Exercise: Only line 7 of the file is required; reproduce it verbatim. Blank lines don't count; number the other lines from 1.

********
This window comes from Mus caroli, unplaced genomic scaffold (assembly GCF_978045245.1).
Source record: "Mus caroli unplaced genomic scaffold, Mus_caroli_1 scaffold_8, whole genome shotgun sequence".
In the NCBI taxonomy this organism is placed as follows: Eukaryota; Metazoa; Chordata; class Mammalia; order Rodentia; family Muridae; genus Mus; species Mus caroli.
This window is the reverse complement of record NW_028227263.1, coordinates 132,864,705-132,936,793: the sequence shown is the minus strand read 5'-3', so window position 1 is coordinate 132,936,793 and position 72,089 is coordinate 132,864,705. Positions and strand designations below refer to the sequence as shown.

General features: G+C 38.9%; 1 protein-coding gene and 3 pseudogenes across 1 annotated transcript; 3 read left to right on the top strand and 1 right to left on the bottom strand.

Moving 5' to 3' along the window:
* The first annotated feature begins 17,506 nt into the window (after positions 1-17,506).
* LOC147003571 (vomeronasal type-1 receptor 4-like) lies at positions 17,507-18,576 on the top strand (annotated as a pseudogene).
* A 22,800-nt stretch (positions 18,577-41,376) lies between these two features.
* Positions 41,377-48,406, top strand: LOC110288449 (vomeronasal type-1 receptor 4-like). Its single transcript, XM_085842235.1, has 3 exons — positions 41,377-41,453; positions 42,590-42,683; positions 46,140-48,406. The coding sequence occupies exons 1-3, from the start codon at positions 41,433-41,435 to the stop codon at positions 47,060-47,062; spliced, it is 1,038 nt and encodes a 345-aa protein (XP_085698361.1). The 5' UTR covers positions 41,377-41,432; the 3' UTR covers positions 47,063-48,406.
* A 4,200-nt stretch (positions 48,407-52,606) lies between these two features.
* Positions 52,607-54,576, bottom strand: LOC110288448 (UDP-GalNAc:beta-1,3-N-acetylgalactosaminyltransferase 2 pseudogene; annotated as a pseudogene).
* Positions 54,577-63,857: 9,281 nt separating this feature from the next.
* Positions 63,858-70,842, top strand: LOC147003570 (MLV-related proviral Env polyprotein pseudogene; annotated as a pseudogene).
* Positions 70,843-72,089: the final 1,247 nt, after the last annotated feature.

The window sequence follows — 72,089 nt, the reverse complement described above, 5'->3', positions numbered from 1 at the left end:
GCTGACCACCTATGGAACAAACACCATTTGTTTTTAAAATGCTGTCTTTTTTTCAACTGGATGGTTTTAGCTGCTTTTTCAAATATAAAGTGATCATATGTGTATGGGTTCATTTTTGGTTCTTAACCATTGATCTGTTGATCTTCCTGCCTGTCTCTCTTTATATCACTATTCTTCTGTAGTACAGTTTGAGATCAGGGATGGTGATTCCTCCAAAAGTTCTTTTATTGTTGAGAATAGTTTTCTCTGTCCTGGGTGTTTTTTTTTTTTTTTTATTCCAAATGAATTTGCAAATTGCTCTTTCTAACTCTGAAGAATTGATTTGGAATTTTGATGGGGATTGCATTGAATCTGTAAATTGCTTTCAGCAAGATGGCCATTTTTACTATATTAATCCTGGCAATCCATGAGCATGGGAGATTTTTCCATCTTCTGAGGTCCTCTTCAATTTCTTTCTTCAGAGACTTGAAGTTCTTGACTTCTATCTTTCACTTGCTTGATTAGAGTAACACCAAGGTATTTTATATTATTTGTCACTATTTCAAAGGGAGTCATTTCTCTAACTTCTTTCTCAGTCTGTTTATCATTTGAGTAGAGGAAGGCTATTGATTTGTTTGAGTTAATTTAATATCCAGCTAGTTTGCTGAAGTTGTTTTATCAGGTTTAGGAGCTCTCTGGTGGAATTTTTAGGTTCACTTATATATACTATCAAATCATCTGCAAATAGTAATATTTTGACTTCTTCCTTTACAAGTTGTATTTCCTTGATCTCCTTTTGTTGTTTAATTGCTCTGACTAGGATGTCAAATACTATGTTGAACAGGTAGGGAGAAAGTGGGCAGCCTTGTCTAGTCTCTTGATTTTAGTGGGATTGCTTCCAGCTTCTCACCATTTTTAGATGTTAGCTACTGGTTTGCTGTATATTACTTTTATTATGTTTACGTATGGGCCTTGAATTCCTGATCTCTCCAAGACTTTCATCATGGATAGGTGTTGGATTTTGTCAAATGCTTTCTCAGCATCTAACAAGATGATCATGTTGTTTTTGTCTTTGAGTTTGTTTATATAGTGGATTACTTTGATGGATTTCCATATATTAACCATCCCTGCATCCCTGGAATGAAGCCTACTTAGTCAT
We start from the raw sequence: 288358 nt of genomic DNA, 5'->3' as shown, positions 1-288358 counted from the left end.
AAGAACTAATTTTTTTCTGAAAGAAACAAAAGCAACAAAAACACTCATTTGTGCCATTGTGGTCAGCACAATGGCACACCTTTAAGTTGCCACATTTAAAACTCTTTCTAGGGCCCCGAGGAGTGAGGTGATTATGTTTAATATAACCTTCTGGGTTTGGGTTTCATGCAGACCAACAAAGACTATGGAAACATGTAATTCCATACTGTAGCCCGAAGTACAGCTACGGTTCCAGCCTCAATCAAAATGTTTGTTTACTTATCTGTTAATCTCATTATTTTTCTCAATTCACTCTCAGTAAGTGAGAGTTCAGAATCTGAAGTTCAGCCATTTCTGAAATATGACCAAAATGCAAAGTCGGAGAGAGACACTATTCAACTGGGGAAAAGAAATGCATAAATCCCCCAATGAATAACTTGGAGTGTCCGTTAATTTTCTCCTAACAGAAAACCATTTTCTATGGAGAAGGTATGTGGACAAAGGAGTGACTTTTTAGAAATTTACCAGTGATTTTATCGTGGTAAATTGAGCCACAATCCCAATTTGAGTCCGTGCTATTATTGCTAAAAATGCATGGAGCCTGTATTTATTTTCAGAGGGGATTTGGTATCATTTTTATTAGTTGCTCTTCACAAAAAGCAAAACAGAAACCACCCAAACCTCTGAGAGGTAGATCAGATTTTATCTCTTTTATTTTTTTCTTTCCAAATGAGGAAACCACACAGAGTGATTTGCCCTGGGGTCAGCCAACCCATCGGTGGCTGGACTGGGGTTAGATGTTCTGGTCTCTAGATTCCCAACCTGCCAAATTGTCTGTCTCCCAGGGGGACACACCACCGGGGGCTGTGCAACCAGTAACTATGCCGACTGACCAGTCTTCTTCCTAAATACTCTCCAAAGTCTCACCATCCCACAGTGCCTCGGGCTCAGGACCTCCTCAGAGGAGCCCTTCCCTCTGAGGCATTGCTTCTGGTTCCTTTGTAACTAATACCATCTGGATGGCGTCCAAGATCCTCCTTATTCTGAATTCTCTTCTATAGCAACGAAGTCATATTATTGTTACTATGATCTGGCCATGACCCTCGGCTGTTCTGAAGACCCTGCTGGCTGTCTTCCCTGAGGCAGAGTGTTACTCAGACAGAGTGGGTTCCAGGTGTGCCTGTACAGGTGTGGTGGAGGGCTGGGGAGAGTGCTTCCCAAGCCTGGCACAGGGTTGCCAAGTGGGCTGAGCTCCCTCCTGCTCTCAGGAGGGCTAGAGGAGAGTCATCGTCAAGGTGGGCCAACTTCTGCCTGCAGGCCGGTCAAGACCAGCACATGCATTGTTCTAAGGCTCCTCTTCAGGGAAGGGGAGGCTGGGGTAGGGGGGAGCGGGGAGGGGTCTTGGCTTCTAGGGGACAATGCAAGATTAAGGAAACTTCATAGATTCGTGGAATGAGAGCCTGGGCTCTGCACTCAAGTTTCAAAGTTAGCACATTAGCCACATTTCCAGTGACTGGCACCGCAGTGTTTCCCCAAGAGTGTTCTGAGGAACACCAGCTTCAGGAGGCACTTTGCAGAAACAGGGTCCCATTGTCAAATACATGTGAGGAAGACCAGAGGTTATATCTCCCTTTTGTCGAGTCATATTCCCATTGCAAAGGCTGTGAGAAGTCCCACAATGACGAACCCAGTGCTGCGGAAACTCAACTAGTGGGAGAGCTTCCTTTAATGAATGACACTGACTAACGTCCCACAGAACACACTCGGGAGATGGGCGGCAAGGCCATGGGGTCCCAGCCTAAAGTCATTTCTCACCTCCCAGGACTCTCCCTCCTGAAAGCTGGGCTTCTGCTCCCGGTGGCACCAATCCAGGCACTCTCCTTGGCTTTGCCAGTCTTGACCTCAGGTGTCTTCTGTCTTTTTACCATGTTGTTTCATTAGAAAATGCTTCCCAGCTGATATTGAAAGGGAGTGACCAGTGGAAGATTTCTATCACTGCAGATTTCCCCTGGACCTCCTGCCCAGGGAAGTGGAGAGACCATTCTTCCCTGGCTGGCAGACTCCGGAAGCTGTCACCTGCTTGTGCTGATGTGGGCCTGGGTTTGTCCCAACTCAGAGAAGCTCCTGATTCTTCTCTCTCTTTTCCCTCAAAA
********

* The first annotated feature begins 17,506 nt into the window (after positions 1-17,506).